Daniel Masenya is a South African student studying tourism and hospitality at Whatcom Community College. Below he writes about a recent visit to the Northwest Indian College on the Lummi Reservation. His reflections on ways that the Lummi tribe is similar to the Bapedi tribe that he belongs to lead him to new insights about the purpose of tribes and how they foster empowerment for their members.
NWCCI students from Whatcom Community College undertook a trip to Northwest Indian College in the Lummi Reservation on the 17th of September 2013. The main purpose of our visit was to get an idea of how Indian-Americans go about on their daily businesses and how they live. Mr. David Oreiro was our host and presenter for the day. He started by indicating that the college is home to about 1,000 students including others at their other satellite centers. The college offers degrees in Anthropology, History and Business Management and discussions are ongoing with regard to have Masters’ degrees programs in the near future. When he was asked if they have international students, he said “We are proud to have registered students from as far as Brazil, China, and India among others.” He further stated that the construction is nearing the completion for a research center where one can even get information about the tribe. It has well-designed apartments for the students who are residing within the campus. The tribe community is catered beneficially in terms of employment opportunities and acquiring computer skills. Regarding what keeps them strong and going, he said they are united and that reminded me of this saying ‘United we stand, divided we fall’. I learned that the tribe is led by the chairperson and gets elected every two years—the chairperson works hand in glove with 11 council members. The rationale behind the number is for decision making, so that there mustn’t be a tie. I was fascinated with their serious intents and passion in changing their lives better through education.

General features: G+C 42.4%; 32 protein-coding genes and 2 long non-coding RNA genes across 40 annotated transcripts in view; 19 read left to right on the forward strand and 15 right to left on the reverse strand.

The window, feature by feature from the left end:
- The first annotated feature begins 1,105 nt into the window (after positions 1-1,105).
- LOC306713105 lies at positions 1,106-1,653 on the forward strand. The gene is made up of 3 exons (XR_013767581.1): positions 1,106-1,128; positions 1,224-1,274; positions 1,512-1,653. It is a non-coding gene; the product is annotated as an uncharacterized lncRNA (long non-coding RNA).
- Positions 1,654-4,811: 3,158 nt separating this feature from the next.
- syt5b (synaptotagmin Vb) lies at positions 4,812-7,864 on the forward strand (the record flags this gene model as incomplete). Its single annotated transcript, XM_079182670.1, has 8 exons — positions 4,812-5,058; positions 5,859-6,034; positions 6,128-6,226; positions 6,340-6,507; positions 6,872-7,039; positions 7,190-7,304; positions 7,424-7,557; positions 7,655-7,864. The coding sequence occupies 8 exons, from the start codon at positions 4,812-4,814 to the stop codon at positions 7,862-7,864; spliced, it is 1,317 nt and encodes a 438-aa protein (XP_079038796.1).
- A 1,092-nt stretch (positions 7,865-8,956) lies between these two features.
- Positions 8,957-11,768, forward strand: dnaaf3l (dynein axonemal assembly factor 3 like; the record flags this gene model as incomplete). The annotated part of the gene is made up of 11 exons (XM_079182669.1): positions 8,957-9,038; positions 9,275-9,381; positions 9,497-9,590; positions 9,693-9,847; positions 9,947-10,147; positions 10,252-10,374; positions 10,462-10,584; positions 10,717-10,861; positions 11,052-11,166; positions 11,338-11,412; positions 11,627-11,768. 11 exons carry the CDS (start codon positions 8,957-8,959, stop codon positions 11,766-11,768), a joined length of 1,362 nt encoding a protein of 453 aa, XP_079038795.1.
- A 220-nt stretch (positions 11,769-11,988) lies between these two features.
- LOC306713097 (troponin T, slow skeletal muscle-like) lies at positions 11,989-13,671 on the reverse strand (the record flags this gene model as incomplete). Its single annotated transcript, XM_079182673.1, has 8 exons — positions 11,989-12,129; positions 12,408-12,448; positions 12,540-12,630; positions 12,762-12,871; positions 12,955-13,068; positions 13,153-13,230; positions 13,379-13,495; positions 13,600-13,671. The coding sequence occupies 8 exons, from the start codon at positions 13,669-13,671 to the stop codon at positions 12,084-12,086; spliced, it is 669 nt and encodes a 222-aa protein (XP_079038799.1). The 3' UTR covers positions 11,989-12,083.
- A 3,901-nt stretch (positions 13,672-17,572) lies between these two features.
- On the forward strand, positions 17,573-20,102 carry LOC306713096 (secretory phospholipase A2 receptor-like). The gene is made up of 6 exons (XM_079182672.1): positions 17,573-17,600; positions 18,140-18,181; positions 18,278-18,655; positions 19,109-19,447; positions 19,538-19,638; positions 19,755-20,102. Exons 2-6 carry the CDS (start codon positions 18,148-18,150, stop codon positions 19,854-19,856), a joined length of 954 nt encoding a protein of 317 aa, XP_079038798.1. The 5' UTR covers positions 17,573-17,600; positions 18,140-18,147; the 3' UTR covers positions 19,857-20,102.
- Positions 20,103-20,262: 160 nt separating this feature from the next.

We were made aware that are there more than 866 tribes across the country and the Lummi is the 3rd largest, fastest growing and developing tribe in Washington State. Mr. Oreiro explained that they have dual citizenship—meaning they are citizens of both the U.S. and Lummi Nation. The Lummi Nation has its own laws, rules and regulations but they also adhere to federal and state laws and policies. He told us that they are spiritual people who take pride in their culture, for instance they celebrate and observe their special ceremonies from time to time such fasting. What I have picked is that recreation is also part and parcel of their lives, people bet in horseracing and play bingo as well as other exciting games at a casino just around corner in the reservation.
What I found interesting about the Lummi tribe and Bapedi tribe (one of the tribes in South Africa which I belong to) is their love of their identity, both are deeply attached to roots, they preserve and embrace their heritages. They both have a passion for educating the youth, and know that today’s youth are tomorrow’s leaders. They emphasize education, leadership and focus on giving the youth direction. These tribes have high compassion and respect for elderly people. For example, in my culture we believe and look up to the elders pass their wisdom to young people while they are still alive (Rutang bana diataola le se ye natso badimong-Pedi proverb) and in Lummi tribe there are caregivers who look after the senior citizens. In contrast, Lummi tribe elects its leadership and it has its own police force. While in Bapedi tribe the leadership is handed down through generations of the royal family within the tribe, with no elections and no input from outside the tribe. Additionally, they do not have their own police force. Lummi tribe is more into seafood and on the other hand, my tribe likes livestock. These tribes are independent and self-sufficient.
We concluded our trip by going to the Lummi Island, where we found beautiful boats of different sizes and designs. Mr. Oreiro informed us that they partake in boat race competition locally and internationally. Thereafter we went to a high school nearby where we found students going through their paces on the sport fields. It was an eye-opener for me to know that this tribe is sustaining itself and is proud of its identity. I strongly believe that one should understand his/her past, know your present and map the way to the future—you will never get lost. Of course, this helps to set you apart from the rest. I am of opinion that this what tribes stand for—fostering empowerment to all.